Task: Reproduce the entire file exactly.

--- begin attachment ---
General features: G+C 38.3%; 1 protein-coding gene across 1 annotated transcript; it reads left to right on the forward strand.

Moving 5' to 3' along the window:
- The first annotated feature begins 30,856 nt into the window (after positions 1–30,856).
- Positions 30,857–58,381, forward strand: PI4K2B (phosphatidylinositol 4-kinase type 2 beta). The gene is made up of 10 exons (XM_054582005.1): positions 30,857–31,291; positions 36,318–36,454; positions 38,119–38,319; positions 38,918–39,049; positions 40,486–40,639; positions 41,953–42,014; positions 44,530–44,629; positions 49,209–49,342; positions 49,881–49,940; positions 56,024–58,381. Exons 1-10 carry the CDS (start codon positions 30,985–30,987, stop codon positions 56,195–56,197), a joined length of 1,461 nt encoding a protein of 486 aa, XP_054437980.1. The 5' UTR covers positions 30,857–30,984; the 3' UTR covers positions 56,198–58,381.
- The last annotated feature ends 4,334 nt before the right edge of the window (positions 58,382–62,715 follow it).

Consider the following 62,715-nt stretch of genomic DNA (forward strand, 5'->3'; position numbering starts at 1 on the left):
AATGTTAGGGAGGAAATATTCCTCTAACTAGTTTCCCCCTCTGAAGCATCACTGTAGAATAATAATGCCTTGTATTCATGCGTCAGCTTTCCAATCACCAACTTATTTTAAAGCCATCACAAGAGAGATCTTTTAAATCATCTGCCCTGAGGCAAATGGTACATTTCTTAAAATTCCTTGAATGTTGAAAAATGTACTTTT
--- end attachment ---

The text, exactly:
General features: G+C 38.3%; 1 protein-coding gene across 1 annotated transcript; it reads left to right on the forward strand.

Moving 5' to 3' along the window:
- The first annotated feature begins 30,856 nt into the window (after positions 1–30,856).
- Positions 30,857–58,381, forward strand: PI4K2B (phosphatidylinositol 4-kinase type 2 beta). The gene is made up of 10 exons (XM_054582005.1): positions 30,857–31,291; positions 36,318–36,454; positions 38,119–38,319; positions 38,918–39,049; positions 40,486–40,639; positions 41,953–42,014; positions 44,530–44,629; positions 49,209–49,342; positions 49,881–49,940; positions 56,024–58,381. Exons 1-10 carry the CDS (start codon positions 30,985–30,987, stop codon positions 56,195–56,197), a joined length of 1,461 nt encoding a protein of 486 aa, XP_054437980.1. The 5' UTR covers positions 30,857–30,984; the 3' UTR covers positions 56,198–58,381.
- The last annotated feature ends 4,334 nt before the right edge of the window (positions 58,382–62,715 follow it).

Consider the following 62,715-nt stretch of genomic DNA (forward strand, 5'->3'; position numbering starts at 1 on the left):
AATGTTAGGGAGGAAATATTCCTCTAACTAGTTTCCCCCTCTGAAGCATCACTGTAGAATAATAATGCCTTGTATTCATGCGTCAGCTTTCCAATCACCAACTTATTTTAAAGCCATCACAAGAGAGATCTTTTAAATCATCTGCCCTGAGGCAAATGGTACATTTCTTAAAATTCCTTGAATGTTGAAAAATGTACTTTT